by Gay Bitter
I am a self-professed data geek, so Angela Struebing’s presentation on Multichannel Attribution at the August DMAW Lunch and Learn was right up my alley. Calculators were not provided but there was plenty of math during this great presentation!
So, what is multichannel attribution and why does it matter? This methodology provides a new tool to the campaign analysis process that allows you to more effectively give credit to the correct communications channel and touch point in a multichannel campaign. When used correctly, it enhances the ability to maximize marketing dollars spent.
This colorful infographic, The Mullen Marketing Ecosystem, is a somewhat overwhelming example of all of the communications channels potentially influencing your donors or customers.
Prospects don’t see a single message, so how do you figure out how to use your organization’s marketing dollars wisely? Each channel has its own metrics, each brings in donors or customers with varying lifetime values, and each has its own rate of response decay. Using attribution allows you to measure lift by channel and will help you determine which channels to continue to use and which to drop.
Current practices that many marketers use are Confirmed Response and Matchbacks. Flaws in these analysis tools are that they don’t factor in organic joins, follow-ups are likely given undue credit, and only touches with a reply device can be measured. Another practice, Fractional Allocation, is used in many iterations, but again, doesn’t provide true insight on the contribution that each marketing channel makes to a donation or response.
Using weighted multichannel attribution (yes, some math is required here!) gets you closer to seeing the value of each channel. Angela shared an example measuring the effectiveness of mail, email, telemarketing and cookie ads on a campaign. Using this method, she found that cookie ads were using 9% of the marketing budget, but contributed only 1% to donations, so this channel should be dropped. Mail used 66% of the budget and contributed 52% to contributions, so reducing mail quantity is a logical step. Telemarketing, which used 20% of the budget but contributed 33% to donations, should be increased.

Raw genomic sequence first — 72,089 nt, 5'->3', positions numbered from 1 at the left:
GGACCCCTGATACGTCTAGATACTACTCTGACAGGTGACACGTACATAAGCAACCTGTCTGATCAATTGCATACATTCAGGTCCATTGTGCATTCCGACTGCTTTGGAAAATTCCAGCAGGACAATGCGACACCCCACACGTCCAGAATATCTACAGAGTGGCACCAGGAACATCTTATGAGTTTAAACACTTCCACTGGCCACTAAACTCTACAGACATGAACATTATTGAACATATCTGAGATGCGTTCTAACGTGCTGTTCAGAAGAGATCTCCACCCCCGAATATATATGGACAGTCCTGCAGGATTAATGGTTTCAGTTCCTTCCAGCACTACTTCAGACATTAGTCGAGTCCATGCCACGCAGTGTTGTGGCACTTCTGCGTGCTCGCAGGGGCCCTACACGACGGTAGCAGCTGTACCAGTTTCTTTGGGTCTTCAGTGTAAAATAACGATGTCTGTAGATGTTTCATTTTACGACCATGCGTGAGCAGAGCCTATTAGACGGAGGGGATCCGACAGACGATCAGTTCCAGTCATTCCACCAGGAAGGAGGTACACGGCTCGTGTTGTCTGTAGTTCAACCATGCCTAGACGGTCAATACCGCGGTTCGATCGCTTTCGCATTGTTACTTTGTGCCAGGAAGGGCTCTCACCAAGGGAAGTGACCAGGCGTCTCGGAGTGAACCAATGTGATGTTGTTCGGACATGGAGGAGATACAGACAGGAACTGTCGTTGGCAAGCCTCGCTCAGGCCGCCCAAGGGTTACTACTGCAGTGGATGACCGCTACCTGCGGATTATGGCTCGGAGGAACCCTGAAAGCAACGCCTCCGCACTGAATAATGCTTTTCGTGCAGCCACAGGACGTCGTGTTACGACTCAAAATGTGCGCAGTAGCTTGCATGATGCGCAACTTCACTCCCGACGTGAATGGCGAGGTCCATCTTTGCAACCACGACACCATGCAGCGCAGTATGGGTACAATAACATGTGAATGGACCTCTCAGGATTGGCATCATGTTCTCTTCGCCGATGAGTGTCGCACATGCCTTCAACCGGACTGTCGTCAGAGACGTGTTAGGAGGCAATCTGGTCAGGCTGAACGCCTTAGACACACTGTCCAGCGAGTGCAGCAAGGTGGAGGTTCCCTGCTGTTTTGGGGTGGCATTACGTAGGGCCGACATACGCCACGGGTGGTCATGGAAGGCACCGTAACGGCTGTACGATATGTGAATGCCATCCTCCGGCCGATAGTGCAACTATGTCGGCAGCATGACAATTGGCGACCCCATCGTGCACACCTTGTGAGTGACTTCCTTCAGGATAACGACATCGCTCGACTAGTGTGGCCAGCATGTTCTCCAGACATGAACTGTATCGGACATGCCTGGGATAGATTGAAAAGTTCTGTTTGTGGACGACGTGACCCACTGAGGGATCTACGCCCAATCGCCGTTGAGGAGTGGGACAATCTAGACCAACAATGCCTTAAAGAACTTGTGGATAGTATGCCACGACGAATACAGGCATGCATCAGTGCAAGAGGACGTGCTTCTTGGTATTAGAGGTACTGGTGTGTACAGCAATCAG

So what are the pitfalls? You need to withhold prospects during testing. This gives you a baseline to measure against. That means you are missing potential donors; you can correct this by increasing your prospect universe on your next campaign. The good news? You only need to test once a year, and results for clients in similar industries can be used for others in the same industry, but be aware that results can differ based on geography as well as industry.
Here are a few best practices to consider before you engage in multichannel attribution for your organization.
- Make sure your offer and creative is consistent across channels – use the same imagery and message.
- Online interactions should be held to two clicks or engagement will drop.
- Contact prospects many times until you see diminishing returns or increased opt-outs.
- Plan your analytics and coding before you start.
Attribution is not a magic bullet that replaces all of your tried and true marketing analysis, so don’t throw out your old results. It’s just another tool in your toolbox. And, one last bit of advice from Angela, don’t get caught up in analysis paralysis. Know when to stop!